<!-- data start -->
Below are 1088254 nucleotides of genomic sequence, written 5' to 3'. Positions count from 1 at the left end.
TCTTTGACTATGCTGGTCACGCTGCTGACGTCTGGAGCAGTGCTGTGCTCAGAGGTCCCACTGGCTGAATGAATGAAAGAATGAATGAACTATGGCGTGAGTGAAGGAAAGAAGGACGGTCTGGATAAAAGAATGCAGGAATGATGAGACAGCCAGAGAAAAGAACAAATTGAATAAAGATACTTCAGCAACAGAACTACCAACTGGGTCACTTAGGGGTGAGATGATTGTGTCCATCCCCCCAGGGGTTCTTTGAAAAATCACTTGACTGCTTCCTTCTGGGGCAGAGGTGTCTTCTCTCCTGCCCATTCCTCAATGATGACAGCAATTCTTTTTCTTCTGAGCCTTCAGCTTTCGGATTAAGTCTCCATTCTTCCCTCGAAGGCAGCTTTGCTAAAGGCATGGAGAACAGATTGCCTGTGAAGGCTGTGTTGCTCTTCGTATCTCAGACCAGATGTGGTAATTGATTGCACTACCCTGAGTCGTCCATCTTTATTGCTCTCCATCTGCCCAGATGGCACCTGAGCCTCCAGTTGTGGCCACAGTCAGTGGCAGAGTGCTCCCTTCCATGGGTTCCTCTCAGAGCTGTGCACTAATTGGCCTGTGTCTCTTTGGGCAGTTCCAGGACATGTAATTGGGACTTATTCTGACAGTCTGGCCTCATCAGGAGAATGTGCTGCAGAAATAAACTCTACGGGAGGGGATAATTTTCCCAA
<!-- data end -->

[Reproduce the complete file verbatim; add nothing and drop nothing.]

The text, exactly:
Below are 1088254 nucleotides of genomic sequence, written 5' to 3'. Positions count from 1 at the left end.
TCTTTGACTATGCTGGTCACGCTGCTGACGTCTGGAGCAGTGCTGTGCTCAGAGGTCCCACTGGCTGAATGAATGAAAGAATGAATGAACTATGGCGTGAGTGAAGGAAAGAAGGACGGTCTGGATAAAAGAATGCAGGAATGATGAGACAGCCAGAGAAAAGAACAAATTGAATAAAGATACTTCAGCAACAGAACTACCAACTGGGTCACTTAGGGGTGAGATGATTGTGTCCATCCCCCCAGGGGTTCTTTGAAAAATCACTTGACTGCTTCCTTCTGGGGCAGAGGTGTCTTCTCTCCTGCCCATTCCTCAATGATGACAGCAATTCTTTTTCTTCTGAGCCTTCAGCTTTCGGATTAAGTCTCCATTCTTCCCTCGAAGGCAGCTTTGCTAAAGGCATGGAGAACAGATTGCCTGTGAAGGCTGTGTTGCTCTTCGTATCTCAGACCAGATGTGGTAATTGATTGCACTACCCTGAGTCGTCCATCTTTATTGCTCTCCATCTGCCCAGATGGCACCTGAGCCTCCAGTTGTGGCCACAGTCAGTGGCAGAGTGCTCCCTTCCATGGGTTCCTCTCAGAGCTGTGCACTAATTGGCCTGTGTCTCTTTGGGCAGTTCCAGGACATGTAATTGGGACTTATTCTGACAGTCTGGCCTCATCAGGAGAATGTGCTGCAGAAATAAACTCTACGGGAGGGGATAATTTTCCCAA